Systematic extra-judicial killings were directed and executed for decades by death squads established under Prime Minister Hun Sen’s regime and run by men who are now some of the highest-ranking members of government, a report released yesterday by Human Rights Watch (HRW) alleges.
The report, Tell Them That I Want to Kill Them, unearths hundreds of cases of political killings investigated by the United Nations, the US Federal Bureau of Investigation, rights groups and the media that are linked to individuals including chief of the Ministry of Interior’s criminal department Mok Chito and Central Security Directorate chief Sok Phal.
From the “A-teams” or death squads established in the 1980s to the grenade attacks on opposition parties in the 1990s, the bloody 1997 coup d’etat to the killing of Chut Wutty this year, the report outlines how alleged murderers have been promoted in the Cambodian People's Party-led government rather than prosecuted.
The government has said the report is a baseless, politically timed stunt intended to try and derail the ASEAN summit that begins on Thursday.
Phil Robertson, deputy Asia director at Human Rights Watch, said the farcical explanation for the death of fierce anti-logging activist Chut Wutty — an official investigation revealed he was shot by a military police officer who was then, accidentally, killed with his own gun by a man trying to disarm him — showed murders were rewarded by the Cambodian People's Party (CPP).
“The fact that, for instance, Mok Chito is tapped to go down to lead the investigation and come up with a story to try to explain away the Chut Wutty murder shows that these people are still the go-to people for the CPP,” Robertson said.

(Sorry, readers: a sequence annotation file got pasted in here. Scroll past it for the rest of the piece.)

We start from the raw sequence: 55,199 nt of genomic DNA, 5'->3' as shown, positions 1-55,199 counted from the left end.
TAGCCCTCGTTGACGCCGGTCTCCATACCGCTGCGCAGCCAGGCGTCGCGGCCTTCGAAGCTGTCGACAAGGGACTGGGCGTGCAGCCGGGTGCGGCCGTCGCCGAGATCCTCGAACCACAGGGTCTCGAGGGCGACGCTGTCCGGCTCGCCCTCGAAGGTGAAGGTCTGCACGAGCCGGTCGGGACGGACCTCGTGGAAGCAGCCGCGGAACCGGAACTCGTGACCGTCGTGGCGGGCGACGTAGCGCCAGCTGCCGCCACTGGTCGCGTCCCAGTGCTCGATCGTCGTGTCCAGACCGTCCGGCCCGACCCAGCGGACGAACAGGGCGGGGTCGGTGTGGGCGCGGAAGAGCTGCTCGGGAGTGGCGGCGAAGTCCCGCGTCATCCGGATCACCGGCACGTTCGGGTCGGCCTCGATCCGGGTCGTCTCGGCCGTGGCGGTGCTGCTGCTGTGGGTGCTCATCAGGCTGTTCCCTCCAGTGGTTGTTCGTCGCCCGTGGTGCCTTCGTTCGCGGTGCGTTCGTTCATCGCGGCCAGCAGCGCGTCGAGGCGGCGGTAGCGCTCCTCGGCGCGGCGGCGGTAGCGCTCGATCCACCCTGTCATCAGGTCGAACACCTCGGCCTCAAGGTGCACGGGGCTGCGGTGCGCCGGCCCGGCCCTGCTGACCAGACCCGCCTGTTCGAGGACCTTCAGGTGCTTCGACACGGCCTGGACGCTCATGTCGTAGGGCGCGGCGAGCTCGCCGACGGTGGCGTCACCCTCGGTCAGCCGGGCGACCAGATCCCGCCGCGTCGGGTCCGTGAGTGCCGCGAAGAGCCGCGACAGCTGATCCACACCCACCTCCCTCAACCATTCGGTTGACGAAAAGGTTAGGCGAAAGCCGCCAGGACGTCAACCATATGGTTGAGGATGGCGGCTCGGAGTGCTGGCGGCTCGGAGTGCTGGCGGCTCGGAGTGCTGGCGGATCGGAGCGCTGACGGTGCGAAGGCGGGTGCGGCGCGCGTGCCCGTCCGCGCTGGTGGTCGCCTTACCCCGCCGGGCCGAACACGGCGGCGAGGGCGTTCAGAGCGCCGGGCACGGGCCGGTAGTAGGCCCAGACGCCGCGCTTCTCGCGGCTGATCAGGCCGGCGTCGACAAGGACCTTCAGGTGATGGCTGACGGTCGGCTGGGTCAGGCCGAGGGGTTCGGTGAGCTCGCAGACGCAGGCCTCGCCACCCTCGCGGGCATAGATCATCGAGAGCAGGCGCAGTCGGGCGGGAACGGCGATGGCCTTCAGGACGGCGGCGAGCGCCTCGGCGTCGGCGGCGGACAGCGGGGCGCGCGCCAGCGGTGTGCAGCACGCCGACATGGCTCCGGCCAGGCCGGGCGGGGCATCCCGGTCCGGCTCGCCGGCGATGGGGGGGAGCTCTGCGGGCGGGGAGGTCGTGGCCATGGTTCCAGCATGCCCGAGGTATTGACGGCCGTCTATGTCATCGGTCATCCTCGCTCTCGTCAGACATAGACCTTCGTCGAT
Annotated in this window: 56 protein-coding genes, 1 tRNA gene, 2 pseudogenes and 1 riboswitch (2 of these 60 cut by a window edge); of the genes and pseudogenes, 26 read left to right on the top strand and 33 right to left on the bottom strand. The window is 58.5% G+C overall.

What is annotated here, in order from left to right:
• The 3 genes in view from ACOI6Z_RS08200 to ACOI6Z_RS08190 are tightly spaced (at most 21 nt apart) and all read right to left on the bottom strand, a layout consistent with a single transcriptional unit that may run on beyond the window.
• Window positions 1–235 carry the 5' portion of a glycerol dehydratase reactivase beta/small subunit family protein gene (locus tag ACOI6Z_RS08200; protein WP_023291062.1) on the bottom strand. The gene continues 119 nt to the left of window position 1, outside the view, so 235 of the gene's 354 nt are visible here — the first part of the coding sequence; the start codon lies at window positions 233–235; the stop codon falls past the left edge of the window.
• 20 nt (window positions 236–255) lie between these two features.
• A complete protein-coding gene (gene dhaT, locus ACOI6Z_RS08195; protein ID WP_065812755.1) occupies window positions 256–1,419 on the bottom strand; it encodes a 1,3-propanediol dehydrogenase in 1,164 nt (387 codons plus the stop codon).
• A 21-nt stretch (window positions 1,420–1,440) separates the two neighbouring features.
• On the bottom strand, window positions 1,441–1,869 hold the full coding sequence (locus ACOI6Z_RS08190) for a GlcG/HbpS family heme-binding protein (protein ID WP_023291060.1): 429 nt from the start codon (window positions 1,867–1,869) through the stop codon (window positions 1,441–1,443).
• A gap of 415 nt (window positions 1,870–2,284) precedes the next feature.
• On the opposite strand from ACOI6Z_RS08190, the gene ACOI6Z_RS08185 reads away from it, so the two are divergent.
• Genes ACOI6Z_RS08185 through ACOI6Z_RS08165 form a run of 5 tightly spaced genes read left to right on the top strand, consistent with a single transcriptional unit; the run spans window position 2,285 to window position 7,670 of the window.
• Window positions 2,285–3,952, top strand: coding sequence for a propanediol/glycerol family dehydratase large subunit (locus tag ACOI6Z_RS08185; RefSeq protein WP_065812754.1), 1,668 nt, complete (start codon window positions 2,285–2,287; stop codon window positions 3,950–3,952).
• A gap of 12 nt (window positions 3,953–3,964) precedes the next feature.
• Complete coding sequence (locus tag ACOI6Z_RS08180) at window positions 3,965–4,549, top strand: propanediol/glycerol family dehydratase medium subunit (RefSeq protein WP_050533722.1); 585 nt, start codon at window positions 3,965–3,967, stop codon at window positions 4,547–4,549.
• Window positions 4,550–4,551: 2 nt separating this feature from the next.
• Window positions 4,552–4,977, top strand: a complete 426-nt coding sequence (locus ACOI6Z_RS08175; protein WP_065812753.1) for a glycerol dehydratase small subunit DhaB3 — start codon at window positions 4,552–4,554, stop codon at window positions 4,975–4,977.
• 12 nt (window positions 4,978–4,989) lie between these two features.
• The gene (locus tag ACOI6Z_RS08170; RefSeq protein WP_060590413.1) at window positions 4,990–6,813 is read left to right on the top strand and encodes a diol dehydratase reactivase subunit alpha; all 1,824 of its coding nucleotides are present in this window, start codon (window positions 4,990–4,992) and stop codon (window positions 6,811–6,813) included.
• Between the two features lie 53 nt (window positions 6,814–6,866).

“Somebody like Mok Chito, who is known to have a long association with the most senior people in the government and is known to have a reputation as someone who has repeatedly got their hands dirty for the CPP as an enforcer type, this is the type of person that... when this person says what the story is, everybody salutes.”
Wutty was killed on April 26 while investigating illegal logging in the Cardamom Mountains.
The report quotes a senior operative under the State of Cambodia, the regime that ruled Cambodia immediately after the Khmer Rouge, detailing how a secret death squad called A-92 was directed by Sok Phal and Mok Chito.
“When [senior police officer] Mok Chito or my unit discovered something or a target, we first had to make a report to our superiors. They take the decision to kill. Mok Chito was involved in lots of killings,” the anonymous operative is quoted as saying.
“Sok Phal was in charge of internal security, while Luor Ramin was responsible for foreigners. A-teams reported to Sok Phal, who reported to Sin Sen. Sometimes they went directly to Sin Sen.”
Sok Phal said yesterday he was very surprised to hear of the allegations against him.
“It is the first time that I heard people accuse me; I am always helping people,” he said, requesting a copy of the report before he could comment further.
Mok Chito, who, according to the report, was referred to by one US diplomat as “the ultimate fox in the chicken coop”, said he was at the gym yesterday and then switched off his phone.
Many others who were subsequently promoted to high-level positions in the CPP and government are named as having been involved in extrajudicial killings or death squads.
They include You Sin Long, secretary-general of the National Authority for Combating Drugs; Heng Pov, who became Phnom Penh police chief and an adviser to Hun Sen until he was jailed on a slew of charges including extortion and murder; and Luor Ramin, who has also been promoted to the upper ranks of the NACD.
David Boyle and May Titthara
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